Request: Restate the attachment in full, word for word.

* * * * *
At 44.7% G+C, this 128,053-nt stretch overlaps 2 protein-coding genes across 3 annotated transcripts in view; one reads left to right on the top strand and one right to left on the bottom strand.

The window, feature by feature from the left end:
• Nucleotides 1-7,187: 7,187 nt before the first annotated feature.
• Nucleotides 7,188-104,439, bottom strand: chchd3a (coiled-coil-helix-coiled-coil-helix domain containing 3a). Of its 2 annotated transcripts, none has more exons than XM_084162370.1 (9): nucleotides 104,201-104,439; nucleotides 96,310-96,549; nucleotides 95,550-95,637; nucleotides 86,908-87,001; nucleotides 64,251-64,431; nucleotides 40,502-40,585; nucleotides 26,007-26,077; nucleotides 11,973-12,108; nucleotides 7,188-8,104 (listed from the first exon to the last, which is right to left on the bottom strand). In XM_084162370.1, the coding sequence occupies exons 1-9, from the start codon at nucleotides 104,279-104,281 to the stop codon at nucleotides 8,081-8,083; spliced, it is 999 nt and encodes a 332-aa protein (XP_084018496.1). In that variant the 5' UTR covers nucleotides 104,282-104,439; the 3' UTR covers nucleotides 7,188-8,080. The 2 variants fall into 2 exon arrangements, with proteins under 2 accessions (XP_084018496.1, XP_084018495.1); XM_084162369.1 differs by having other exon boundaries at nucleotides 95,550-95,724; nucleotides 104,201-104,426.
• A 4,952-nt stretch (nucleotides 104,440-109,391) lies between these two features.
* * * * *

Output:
At 44.7% G+C, this 128,053-nt stretch overlaps 2 protein-coding genes across 3 annotated transcripts in view; one reads left to right on the top strand and one right to left on the bottom strand.

The window, feature by feature from the left end:
• Nucleotides 1-7,187: 7,187 nt before the first annotated feature.
• Nucleotides 7,188-104,439, bottom strand: chchd3a (coiled-coil-helix-coiled-coil-helix domain containing 3a). Of its 2 annotated transcripts, none has more exons than XM_084162370.1 (9): nucleotides 104,201-104,439; nucleotides 96,310-96,549; nucleotides 95,550-95,637; nucleotides 86,908-87,001; nucleotides 64,251-64,431; nucleotides 40,502-40,585; nucleotides 26,007-26,077; nucleotides 11,973-12,108; nucleotides 7,188-8,104 (listed from the first exon to the last, which is right to left on the bottom strand). In XM_084162370.1, the coding sequence occupies exons 1-9, from the start codon at nucleotides 104,279-104,281 to the stop codon at nucleotides 8,081-8,083; spliced, it is 999 nt and encodes a 332-aa protein (XP_084018496.1). In that variant the 5' UTR covers nucleotides 104,282-104,439; the 3' UTR covers nucleotides 7,188-8,080. The 2 variants fall into 2 exon arrangements, with proteins under 2 accessions (XP_084018496.1, XP_084018495.1); XM_084162369.1 differs by having other exon boundaries at nucleotides 95,550-95,724; nucleotides 104,201-104,426.
• A 4,952-nt stretch (nucleotides 104,440-109,391) lies between these two features.